Reporter’s Notebook

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What to do when officials clam up

What should investigative journalists do when public officials won't talk — when we need to ask them big questions about facts we've uncovered after digging through public records or verifying a tip? What should we do when our phone calls go unanswered? When emails stay unread, or ignored? When you finally get ahold of them, and they say, "No comment." At an Investigative Reports and Editors conference panel today on this issue, four journalists talked about how to get the story – even when we get nothing from the public officials whose salaries we pay. Continue Reading →

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“I background my babysitters”

Snapshots from the first formal day of the Investigative Reporters and Editors conference in San Francisco:

• This is a place that would make a public official with a guilty conscience pretty nervous. There are 1,500 people here, a record number of attendees. • Best swag seen so far: A t-shirt that says “I background my babysitters.”

• Major topic of conversation between sessions: “Where should we eat?” Overhead in one conversation: “I love vegetables. But I eat tons of bacon. I’m not a vegetarian.”

• Best session title so far: “Detecting corporate fraud — Tips from a crook and a sleuth.”

• “Dirty data” is not what it sounds like. Continue Reading →

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Stories we’re not supposed to tell — last day at the Logan Symposium

“The Third Rail: Stories We’re Not Supposed to Tell,” was one of the last sessions of this year’s Logan Symposium, and it was a good one. The session’s panelists were journalist and author Peter Beinart, The City University of New York; Carl Deal and Tia Lessin, documentary filmmakers; Sara Ganim, CNN investigative reporter; and James Pomfret, Reuters. What they spoke about were stories that powerful forces didn’t want told. Beinart told how his critique of the American Jewish establishment’s unswerving support of Israel has met with strong resistance in that community, including members of his own family. Deal and Lessin spoke about a conflict that developed over public television support for their documentary, Citizen Koch, in which they believed that support was cut because of concern the documentary would offend the politically conservative billionaire Koch brothers, one of whom sat on the board of the public TV affiliate in New York. Continue Reading →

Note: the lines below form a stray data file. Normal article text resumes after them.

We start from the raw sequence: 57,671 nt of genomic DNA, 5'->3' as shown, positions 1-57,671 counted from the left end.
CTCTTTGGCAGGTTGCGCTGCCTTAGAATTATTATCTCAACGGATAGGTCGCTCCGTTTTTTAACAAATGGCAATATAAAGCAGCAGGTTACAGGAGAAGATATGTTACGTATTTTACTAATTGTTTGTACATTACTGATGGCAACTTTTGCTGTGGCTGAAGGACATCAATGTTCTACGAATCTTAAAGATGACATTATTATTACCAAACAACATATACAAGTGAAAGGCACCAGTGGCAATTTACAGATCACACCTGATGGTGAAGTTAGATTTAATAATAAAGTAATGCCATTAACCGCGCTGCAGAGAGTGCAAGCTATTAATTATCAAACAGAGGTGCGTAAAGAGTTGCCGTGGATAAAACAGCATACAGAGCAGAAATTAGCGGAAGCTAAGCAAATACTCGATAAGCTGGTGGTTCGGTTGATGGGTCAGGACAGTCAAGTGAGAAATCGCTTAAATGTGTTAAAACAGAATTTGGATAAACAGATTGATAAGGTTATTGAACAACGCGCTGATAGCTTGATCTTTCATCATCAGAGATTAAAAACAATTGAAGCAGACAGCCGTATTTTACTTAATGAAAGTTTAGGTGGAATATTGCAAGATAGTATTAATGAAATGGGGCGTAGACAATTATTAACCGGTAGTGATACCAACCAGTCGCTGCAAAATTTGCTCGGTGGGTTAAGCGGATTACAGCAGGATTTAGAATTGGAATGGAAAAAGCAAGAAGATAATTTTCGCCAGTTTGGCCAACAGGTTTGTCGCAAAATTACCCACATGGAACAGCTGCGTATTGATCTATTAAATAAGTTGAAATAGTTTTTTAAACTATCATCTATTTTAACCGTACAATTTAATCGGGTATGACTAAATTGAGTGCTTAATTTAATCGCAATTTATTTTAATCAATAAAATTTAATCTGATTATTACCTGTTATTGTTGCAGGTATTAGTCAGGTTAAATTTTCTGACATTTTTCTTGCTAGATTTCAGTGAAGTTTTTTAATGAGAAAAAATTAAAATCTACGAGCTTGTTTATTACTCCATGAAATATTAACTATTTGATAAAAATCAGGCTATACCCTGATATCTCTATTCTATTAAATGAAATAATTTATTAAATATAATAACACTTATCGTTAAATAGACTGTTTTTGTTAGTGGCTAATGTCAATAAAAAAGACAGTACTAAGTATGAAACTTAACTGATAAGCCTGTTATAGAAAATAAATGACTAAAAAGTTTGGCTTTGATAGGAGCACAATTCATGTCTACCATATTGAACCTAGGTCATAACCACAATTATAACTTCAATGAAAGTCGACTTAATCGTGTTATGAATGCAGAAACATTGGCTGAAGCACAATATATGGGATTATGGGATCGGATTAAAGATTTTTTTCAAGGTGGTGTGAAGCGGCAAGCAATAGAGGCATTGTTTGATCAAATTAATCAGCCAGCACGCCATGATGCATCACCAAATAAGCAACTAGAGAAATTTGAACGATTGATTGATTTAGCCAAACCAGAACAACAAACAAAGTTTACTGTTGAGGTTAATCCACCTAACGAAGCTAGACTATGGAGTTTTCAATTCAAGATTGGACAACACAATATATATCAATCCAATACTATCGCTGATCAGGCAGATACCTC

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Stories that start with a toothache … and suburban cops selling cocaine — day two at the Logan Investigative Reporting Symposium

Every year the Logan Symposium begins with a session called “How the sausage is made.” That’s a phrase that reporters and political observers usually use to describe how legislators make laws — it’s not always meant as a compliment. In this case, it’s applied to investigative journalism. As documentary producer Lowell Bergman said when introducing the morning’s panelists, we were going to hear “what actually goes into the making of these stories.”

The first presenter was Megan O’Matz, an investigative reporter at the Sun-Sentinel. She and fellow reporter John Maines spent six months looking into records about Sunrise, Florida’s undercover narcotics unit. Pretty soon after they started the investigation, O’Matz said she knew she had a good story. Continue Reading →

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How we got the LePage story

chriistie detail photo

In Nov. 16, 2010, Gov.-elect Paul LePage held his first press conference in the State House. Naomi Schalit, the Center’s executive director and senior reporter, and I cornered LePage, and told him we would be checking up on how he was doing. “Give me two years,” he said. I gave him two and half, figuring I would need some months after the two-year mark to gather data, do interviews and put the whole thing together. Continue Reading →

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On vetoes, Excel spreadsheets and cupcakes